Overtone Singing

Overtone Singing

harmonx – re: overtone singing

Every musical note is actually a composite sound consisting of a fundamental, which is the pitch we perceive, plus a number of additional pure sounds called harmonics or overtones. These overtones are not normally heard individually, but the greater or lesser prominence of some of the overtones over the others determines the timbre or tone color of the note. The overtones make the sound of each voice or instrument unique and identifiable, and allow us to distinguish the sounds of the various musical instruments and also to recognize voices.

Overtone singing refers to techniques which allow a singer to isolate particular partials of the natural harmonic series of a sung fundamental pitch. By modulating the shape of the vocal tract, two or more pitches can be produced simultaneously, a fundamental and one or more of its natural harmonics.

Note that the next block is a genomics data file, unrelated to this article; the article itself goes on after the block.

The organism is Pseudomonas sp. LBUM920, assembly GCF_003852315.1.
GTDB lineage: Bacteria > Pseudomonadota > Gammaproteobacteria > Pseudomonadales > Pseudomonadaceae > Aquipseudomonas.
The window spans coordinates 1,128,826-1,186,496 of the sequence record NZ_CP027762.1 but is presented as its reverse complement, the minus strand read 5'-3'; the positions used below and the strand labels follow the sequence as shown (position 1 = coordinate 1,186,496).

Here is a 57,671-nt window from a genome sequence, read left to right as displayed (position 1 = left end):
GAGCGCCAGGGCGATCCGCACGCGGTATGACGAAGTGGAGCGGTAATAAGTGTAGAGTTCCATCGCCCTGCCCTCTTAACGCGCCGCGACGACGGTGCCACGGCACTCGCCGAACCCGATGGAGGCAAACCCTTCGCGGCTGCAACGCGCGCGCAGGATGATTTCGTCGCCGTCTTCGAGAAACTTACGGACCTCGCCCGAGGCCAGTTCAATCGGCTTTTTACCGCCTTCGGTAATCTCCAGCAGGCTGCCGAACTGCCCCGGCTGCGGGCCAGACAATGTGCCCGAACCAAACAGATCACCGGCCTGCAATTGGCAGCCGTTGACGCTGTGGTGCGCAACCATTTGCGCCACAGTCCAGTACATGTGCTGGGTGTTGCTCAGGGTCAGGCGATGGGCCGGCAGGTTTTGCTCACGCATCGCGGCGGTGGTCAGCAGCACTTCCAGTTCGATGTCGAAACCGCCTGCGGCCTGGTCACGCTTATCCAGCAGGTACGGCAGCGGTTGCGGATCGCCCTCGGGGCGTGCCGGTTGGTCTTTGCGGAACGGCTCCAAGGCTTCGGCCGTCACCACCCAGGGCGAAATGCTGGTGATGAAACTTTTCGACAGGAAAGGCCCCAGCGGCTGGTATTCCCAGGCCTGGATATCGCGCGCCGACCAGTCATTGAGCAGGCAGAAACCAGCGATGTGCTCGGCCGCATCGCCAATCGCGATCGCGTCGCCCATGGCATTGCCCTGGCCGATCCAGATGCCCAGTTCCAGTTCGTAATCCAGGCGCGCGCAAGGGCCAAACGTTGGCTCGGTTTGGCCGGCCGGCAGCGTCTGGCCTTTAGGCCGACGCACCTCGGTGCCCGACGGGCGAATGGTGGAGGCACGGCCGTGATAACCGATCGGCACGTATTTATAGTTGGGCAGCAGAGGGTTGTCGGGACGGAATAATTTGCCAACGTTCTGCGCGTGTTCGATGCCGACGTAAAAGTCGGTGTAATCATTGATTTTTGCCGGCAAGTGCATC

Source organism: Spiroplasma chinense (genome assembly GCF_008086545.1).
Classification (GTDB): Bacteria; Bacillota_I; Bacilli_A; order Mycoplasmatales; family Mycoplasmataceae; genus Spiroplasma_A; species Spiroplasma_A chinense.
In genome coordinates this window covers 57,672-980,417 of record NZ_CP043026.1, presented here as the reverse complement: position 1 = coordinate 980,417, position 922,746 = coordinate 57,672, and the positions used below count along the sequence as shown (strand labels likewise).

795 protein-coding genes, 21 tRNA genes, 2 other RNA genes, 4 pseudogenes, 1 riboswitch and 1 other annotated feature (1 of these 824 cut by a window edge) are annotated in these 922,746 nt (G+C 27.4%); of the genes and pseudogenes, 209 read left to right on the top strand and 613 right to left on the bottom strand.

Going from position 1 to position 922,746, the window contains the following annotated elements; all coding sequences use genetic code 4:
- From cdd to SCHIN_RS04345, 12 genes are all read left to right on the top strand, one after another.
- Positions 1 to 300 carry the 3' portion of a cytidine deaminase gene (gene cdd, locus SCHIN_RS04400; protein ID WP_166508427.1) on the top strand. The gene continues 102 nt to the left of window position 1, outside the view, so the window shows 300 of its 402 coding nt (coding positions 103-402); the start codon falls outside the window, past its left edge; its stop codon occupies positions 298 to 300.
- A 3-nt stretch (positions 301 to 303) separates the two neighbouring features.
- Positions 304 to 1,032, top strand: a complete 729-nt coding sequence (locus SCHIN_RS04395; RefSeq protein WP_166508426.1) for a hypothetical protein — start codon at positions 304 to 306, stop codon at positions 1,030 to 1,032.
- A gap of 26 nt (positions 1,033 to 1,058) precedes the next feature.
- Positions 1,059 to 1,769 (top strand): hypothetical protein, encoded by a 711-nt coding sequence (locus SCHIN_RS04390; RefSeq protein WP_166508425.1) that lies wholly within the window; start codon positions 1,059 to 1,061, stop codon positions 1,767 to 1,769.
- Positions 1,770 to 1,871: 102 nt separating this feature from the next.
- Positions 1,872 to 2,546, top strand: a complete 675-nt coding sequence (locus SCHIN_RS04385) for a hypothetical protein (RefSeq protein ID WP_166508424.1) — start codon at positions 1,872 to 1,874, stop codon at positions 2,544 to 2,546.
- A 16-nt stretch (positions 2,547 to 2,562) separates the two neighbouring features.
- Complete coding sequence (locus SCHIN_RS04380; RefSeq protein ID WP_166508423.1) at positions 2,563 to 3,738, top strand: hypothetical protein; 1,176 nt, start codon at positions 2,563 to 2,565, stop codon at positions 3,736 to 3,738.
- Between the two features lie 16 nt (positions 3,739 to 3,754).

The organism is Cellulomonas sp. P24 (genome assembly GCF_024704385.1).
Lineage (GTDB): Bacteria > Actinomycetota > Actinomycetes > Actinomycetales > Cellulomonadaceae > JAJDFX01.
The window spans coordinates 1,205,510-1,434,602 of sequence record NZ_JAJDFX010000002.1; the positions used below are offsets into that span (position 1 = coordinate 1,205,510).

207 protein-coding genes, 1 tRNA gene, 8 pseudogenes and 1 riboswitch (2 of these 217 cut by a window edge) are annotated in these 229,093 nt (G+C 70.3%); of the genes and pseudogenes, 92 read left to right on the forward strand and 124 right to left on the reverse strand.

Stuart Hinds is developing a unique style of overtone singing which is truly contrapuntal. That is, he sings in two equal “voices” simultaneously – the fundamental voice and the overtone voice. Both voices move independently in the same way they would if performed by two separate musicians. In one of his works, Renaissance Man, Hinds actually sings in strict canon with himself! – the overtone voice following the fundamental voice at four beats separation and transposed up a fifth.